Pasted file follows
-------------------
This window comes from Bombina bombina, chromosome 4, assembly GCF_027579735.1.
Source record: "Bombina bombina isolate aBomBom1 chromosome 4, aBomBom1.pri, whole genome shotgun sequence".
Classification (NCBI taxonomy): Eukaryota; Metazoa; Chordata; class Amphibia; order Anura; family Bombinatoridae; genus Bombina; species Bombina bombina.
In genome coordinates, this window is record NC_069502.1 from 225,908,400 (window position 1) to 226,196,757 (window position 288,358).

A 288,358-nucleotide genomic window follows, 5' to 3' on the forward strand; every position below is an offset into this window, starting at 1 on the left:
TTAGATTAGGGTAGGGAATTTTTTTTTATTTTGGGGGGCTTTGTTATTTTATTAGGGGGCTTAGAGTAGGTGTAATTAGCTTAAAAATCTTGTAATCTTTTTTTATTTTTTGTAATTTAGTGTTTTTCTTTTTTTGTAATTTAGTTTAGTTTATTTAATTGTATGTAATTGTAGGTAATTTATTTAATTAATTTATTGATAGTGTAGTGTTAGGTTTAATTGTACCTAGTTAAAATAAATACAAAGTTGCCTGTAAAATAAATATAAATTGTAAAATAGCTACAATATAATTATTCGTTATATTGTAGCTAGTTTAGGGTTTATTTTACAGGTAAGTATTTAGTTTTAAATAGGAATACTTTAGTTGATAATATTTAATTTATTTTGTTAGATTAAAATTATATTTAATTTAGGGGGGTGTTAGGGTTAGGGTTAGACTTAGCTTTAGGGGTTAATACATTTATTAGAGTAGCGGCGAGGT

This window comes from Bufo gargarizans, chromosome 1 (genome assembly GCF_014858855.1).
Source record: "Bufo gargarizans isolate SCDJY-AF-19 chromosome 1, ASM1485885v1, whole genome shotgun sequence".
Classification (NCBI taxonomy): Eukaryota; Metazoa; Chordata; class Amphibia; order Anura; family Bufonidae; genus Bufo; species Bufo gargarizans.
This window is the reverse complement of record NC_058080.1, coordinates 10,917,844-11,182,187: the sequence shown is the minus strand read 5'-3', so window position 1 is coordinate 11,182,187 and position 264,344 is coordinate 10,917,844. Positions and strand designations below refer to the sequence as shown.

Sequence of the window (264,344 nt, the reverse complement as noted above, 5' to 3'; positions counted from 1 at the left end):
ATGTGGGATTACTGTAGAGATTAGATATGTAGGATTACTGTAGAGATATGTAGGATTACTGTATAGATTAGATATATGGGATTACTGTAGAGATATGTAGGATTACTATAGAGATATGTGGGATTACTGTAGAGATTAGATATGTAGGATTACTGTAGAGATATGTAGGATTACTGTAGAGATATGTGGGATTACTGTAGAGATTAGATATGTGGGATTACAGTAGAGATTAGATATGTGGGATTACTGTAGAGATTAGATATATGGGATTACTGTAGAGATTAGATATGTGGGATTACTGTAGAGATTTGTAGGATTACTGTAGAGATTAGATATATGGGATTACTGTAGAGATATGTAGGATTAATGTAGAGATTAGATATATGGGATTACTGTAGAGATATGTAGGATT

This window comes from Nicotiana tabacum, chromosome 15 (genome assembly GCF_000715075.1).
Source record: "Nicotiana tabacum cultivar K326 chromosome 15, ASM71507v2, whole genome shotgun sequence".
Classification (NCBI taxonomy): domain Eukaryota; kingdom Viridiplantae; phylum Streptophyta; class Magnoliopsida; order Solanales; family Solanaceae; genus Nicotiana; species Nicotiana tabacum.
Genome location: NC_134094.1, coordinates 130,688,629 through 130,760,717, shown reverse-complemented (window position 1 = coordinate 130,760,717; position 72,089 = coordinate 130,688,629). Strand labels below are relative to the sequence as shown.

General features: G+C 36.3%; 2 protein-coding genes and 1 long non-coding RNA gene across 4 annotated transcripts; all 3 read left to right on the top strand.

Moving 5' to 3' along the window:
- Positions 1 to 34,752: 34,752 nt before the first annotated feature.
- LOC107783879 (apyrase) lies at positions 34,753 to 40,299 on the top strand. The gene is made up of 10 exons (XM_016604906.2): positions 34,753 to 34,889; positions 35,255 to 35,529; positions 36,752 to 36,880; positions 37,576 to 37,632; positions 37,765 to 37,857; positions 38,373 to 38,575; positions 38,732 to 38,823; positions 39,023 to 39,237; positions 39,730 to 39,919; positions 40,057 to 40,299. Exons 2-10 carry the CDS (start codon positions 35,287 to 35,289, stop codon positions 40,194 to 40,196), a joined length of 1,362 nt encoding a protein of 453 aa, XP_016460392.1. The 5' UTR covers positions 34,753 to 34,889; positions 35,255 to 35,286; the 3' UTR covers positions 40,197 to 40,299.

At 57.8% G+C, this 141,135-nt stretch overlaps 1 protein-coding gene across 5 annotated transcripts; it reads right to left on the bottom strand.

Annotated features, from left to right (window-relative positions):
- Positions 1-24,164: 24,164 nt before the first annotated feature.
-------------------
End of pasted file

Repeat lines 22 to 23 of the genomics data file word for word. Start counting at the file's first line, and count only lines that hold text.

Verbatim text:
Annotated features, from left to right (window-relative positions):
- Positions 1-24,164: 24,164 nt before the first annotated feature.